The internet has been successful beyond even the most optimistic expectations. It permeates almost every aspect of our society and economy worldwide. This success has created universal dependence on communication, as many of the processes underpinning modern society would grind to a halt if it were unavailable. However, the state of the safety and availability of the Internet is far from commensurate with its importance.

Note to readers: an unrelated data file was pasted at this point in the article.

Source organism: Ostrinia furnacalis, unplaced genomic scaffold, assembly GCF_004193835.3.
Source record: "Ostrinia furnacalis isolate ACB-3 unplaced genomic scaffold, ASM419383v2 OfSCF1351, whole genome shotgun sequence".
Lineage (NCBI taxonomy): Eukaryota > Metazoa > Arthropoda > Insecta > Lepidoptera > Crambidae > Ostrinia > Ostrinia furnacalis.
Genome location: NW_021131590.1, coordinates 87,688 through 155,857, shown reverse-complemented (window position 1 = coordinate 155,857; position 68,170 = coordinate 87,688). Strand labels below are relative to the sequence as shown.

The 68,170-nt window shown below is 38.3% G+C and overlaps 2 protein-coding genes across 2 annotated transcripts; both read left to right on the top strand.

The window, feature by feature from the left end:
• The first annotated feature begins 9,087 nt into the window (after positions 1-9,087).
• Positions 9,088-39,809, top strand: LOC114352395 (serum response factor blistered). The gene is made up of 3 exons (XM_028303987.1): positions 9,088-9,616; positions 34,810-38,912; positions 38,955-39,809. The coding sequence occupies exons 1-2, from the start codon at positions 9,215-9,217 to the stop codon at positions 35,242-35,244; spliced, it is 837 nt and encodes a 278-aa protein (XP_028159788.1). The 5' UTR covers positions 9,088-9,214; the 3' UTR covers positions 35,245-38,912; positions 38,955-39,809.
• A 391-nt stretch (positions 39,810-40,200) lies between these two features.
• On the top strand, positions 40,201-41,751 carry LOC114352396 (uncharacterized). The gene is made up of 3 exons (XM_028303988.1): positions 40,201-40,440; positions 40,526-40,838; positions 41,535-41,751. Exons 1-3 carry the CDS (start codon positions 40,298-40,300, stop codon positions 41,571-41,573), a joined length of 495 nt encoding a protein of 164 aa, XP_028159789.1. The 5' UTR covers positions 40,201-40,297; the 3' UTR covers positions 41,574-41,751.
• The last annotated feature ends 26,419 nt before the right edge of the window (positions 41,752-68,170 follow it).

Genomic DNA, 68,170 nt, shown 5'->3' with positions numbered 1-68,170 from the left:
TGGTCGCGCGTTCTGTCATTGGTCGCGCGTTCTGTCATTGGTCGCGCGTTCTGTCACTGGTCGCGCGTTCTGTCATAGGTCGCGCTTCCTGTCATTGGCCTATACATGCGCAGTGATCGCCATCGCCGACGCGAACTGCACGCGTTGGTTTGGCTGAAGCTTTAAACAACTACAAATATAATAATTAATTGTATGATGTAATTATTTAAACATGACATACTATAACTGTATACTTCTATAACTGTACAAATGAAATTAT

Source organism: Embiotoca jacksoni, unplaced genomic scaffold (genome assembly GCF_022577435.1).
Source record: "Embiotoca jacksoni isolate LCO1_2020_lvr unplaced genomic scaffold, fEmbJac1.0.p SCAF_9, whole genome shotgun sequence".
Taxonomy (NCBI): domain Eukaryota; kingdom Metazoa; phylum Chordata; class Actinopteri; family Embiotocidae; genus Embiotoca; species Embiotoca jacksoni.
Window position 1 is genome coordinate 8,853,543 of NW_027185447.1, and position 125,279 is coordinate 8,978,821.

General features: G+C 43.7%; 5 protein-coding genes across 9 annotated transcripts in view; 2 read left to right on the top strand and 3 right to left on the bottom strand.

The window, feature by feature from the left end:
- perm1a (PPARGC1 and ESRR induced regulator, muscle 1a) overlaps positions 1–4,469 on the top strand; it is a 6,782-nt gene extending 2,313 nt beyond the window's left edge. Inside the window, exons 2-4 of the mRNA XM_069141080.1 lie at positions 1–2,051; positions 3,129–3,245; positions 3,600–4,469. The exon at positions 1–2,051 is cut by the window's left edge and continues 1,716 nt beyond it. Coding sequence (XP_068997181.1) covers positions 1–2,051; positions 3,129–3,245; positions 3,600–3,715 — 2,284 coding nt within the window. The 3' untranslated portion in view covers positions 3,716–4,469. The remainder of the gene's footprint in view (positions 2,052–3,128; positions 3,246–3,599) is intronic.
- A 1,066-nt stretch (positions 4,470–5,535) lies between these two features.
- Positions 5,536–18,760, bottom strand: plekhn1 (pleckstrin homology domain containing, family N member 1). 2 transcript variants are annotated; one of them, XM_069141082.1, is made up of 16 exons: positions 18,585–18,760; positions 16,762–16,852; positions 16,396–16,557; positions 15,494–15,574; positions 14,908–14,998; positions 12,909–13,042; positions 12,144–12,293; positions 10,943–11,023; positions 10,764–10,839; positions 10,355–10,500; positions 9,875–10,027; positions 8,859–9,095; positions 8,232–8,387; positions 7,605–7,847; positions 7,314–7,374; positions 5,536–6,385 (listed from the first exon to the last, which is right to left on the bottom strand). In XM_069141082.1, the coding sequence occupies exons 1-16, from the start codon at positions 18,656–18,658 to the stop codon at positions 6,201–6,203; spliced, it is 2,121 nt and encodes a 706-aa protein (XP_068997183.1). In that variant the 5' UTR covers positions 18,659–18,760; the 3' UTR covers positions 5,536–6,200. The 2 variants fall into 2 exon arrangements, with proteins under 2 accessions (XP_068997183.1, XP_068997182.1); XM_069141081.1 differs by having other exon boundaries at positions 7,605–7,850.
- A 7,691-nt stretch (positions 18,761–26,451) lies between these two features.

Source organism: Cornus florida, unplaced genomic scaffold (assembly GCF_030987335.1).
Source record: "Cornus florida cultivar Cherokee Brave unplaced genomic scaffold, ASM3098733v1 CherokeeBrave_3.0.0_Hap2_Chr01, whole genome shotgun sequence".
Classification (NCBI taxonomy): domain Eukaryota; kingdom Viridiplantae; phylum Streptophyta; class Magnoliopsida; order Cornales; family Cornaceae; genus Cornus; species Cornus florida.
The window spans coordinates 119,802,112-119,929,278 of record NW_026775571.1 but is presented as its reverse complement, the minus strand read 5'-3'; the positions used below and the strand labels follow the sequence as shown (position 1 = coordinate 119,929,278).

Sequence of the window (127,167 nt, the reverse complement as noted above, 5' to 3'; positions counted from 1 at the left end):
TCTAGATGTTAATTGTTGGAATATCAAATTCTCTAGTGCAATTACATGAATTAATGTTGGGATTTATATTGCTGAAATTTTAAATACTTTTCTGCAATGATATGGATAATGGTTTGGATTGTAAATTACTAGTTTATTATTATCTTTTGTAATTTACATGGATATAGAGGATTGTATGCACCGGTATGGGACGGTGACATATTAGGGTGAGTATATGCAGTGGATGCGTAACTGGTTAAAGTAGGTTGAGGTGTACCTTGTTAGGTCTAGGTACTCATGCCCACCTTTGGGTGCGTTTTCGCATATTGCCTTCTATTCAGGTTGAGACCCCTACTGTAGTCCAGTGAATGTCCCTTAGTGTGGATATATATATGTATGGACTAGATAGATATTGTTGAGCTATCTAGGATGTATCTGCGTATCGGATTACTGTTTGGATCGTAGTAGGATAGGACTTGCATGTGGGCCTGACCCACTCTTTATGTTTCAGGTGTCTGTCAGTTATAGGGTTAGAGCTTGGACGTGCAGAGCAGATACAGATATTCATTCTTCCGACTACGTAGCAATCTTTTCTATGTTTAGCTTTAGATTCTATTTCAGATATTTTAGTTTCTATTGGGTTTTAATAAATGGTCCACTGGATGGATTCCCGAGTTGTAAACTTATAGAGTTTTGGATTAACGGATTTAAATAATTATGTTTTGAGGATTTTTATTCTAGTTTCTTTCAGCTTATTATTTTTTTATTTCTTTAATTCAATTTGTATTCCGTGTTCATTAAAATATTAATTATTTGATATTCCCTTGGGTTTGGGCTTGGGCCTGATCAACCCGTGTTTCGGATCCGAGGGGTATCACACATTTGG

Although we cannot conclusively determine what the impact of even a one-minute outage of Internet connectivity would be, anecdotal evidence suggests that even a brief outage would have a profound negative effect on governmental, economic, and societal operations.11 Making matters worse, the Internet is not designed primarily for high availability in the face of malicious actions by adversaries. Recent patches to improve Internet security and availability are indeed constrained by the design of the current Internet architecture. A new Internet architecture must offer availability, security by design, and incentives for deployment, as well as address economic, political, and legal issues at the design stage.
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